The persistence of structuralist explanations, despite the dominance of individualistic explanations, probably depends on the socio-political climate. Kluegel and Smith (1986), for instance, showed that such explanations become much more common during times of social and economic difficulties. Similarly, Piven and Cloward’s (1971) demonstrated the prevalence of structural explanations of poverty during the Great Depression (Hunt, 1996). However, “individualist and structural attributions for poverty are not ideological alternatives” for one another (Hunt & Bullock, 2016). Finally, Cozzarelli et al. (2001) reported that people generally have negative attitudes towards the poor, who they blame the poor for their own suffering.

Literature on Poverty Attributions in Europe

Van Oorschot & Halman (2000) used survey data from the 1990 European Values Study (EVS) to investigate two dimensions of poverty attributions: controllable versus uncontrollable factors and individual versus social factors. They combined the two dimensions to create four types of explanations: the individual is to blame (laziness); it is the individual’s fate (bad luck); society is to blame (injustice); and it is society’s fate (an inevitable part of progress). They found that “contrary to prior evidence from the Anglo-Saxon countries only, social blame (injustice) is the most frequently mentioned reason why there are poor people and individual fate (bad luck) least frequently mentioned reason and there is no relation between popular perceptions of poverty and type of welfare state regime.”

Lepianka et al. (2010) conducted an ordered logistic regression analysis on data from the 1999/2000 EVS to investigate differences in poverty attribution among 28 European countries. They found that the types of attribution depended on five factors (awareness of the existence of poverty, personal experience of disadvantaged people, personal values, socio-demographic background, and structural and cultural country-level characteristics). More specifically, differences in poverty attributions are directly related to having a Catholic tradition, living in a country with a high level of poverty, personal subjective experience of disadvantaged people, and personal values.

Norciaa et al. (2010) analyzed poverty attributions using their data from a previous study in 2008 on 2,000 participants in Italy. They found significant correlations between poverty attributions and economic situation (real or perceived), gender, education level, political orientation, and media use. Women were more likely to make structuralist attributions while education level and frequency of media use were also positively correlated with structuralist explanations. In contrast, religious people were more likely to prefer fatalistic explanations. Finally, those who reported that their own economic situation was good predominantly supported the individualistic approach whereas those with poor economic conditions preferred a fatalistic perspective.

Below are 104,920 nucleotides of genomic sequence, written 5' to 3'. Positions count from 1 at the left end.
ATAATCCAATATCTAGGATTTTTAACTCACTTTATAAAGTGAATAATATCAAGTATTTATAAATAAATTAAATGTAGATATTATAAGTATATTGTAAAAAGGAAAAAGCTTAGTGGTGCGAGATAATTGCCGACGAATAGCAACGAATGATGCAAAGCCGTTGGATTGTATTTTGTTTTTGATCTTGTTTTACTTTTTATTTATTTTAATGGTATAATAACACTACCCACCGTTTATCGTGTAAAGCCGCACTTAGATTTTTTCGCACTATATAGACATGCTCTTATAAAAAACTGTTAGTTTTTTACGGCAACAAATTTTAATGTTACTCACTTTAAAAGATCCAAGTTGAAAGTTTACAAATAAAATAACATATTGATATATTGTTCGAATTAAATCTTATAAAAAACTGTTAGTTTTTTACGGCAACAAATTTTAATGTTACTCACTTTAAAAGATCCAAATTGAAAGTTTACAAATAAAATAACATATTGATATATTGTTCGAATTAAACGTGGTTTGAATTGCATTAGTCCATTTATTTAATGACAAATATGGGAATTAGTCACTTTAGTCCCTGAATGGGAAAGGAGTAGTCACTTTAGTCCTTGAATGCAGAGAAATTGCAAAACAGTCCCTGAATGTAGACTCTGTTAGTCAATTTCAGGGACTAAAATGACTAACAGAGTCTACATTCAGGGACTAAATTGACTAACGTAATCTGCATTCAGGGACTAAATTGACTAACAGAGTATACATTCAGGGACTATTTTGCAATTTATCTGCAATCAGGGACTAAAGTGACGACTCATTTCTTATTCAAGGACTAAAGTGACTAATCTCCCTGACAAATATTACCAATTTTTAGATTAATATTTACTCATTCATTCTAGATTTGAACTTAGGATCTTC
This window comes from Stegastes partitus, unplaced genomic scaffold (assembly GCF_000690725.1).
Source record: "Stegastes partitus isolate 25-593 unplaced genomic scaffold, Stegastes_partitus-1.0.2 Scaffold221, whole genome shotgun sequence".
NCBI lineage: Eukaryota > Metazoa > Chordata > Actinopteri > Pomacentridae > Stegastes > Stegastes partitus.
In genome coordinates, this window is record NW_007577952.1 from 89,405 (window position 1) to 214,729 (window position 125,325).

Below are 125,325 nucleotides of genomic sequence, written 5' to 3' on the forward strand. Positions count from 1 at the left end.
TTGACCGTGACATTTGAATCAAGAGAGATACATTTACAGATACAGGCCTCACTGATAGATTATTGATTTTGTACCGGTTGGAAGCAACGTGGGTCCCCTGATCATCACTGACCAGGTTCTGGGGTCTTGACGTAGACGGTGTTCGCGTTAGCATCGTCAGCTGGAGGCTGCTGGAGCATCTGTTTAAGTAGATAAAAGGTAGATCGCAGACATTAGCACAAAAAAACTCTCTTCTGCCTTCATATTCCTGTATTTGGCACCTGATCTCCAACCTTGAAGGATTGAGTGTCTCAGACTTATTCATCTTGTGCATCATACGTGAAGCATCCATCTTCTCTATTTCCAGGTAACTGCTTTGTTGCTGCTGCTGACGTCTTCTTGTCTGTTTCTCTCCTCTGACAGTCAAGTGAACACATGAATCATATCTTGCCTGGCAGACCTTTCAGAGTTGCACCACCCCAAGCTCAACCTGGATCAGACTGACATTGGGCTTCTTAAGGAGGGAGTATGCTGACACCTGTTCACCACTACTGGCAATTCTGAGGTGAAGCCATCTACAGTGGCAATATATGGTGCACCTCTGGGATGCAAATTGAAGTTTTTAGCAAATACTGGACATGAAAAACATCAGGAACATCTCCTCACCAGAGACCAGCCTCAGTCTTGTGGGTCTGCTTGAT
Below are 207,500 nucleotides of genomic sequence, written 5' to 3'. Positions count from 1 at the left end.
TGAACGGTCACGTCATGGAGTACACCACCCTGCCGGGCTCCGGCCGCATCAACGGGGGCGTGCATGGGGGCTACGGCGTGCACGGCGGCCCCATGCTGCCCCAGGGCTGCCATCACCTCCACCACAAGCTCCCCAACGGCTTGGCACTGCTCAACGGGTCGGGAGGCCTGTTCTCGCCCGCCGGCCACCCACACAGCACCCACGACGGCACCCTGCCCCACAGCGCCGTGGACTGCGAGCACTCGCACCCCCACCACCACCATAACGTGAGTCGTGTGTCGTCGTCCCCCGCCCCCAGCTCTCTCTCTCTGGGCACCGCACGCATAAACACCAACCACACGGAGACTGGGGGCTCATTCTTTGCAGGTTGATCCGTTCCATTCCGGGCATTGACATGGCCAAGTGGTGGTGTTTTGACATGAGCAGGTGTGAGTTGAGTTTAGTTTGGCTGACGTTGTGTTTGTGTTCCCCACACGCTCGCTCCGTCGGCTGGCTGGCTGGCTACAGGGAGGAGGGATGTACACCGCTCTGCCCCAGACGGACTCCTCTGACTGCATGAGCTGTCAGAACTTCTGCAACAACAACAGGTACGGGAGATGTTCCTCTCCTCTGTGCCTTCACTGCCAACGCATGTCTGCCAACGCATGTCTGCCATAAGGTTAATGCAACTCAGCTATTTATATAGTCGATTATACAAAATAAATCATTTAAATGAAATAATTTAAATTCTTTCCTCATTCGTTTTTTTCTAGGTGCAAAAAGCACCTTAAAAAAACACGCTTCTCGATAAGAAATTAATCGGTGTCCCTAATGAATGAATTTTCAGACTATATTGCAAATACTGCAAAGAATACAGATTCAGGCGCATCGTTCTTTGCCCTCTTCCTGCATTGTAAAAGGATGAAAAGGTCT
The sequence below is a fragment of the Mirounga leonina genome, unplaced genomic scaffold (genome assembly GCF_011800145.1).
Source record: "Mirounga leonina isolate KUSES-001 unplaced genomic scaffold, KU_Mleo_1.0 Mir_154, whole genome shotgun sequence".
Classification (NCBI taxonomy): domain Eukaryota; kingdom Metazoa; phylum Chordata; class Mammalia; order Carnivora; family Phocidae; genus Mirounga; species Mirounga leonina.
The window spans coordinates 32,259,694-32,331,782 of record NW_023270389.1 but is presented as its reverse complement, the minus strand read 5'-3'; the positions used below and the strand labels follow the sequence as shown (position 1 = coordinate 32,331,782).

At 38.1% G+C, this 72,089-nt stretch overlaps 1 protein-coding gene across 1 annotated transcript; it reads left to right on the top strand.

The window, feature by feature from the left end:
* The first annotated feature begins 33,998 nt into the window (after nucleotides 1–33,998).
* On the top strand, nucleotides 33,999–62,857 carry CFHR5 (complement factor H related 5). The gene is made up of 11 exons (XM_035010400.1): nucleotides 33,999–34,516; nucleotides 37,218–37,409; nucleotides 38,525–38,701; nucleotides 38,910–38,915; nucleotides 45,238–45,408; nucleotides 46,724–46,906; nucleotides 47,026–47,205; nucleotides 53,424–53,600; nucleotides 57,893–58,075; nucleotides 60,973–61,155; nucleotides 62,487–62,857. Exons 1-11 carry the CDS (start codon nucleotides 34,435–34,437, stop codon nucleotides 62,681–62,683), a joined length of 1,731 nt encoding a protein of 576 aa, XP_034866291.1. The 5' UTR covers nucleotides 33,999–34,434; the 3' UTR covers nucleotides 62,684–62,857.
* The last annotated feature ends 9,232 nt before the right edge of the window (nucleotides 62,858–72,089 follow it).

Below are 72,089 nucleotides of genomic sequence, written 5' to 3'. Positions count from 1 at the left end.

Literature on Poverty Attributions in Other Countries

Habibov et al. (2017), examined support for structural poverty attributions in 24 post-communist countries covering 2006 to 2010. At the individual level, adherence to the rules of the market economy and work ethics significantly reduces structural poverty attributions. In contrast, support for the equality norms and personal experience with poverty significantly increases structural poverty attributions. At the country level, GDP growth notably reduces structural attributions, although GDP per capita and poverty rates have no significant influence.

Vázquez et al. (2017) analyzed poverty attributions in a sample of 1,092 undergraduates from Nicaragua, El Salvador, Chile, and Spain. The results indicate that such attributions in developing countries are primarily influenced by the level of development in the interviewees’ country of origin, their political ideology, and their own economic situation.

Nishimwe-Niyimbanira (2014) applied Feagin’s framework in South Africa to show a preference for individualistic explanations of poverty.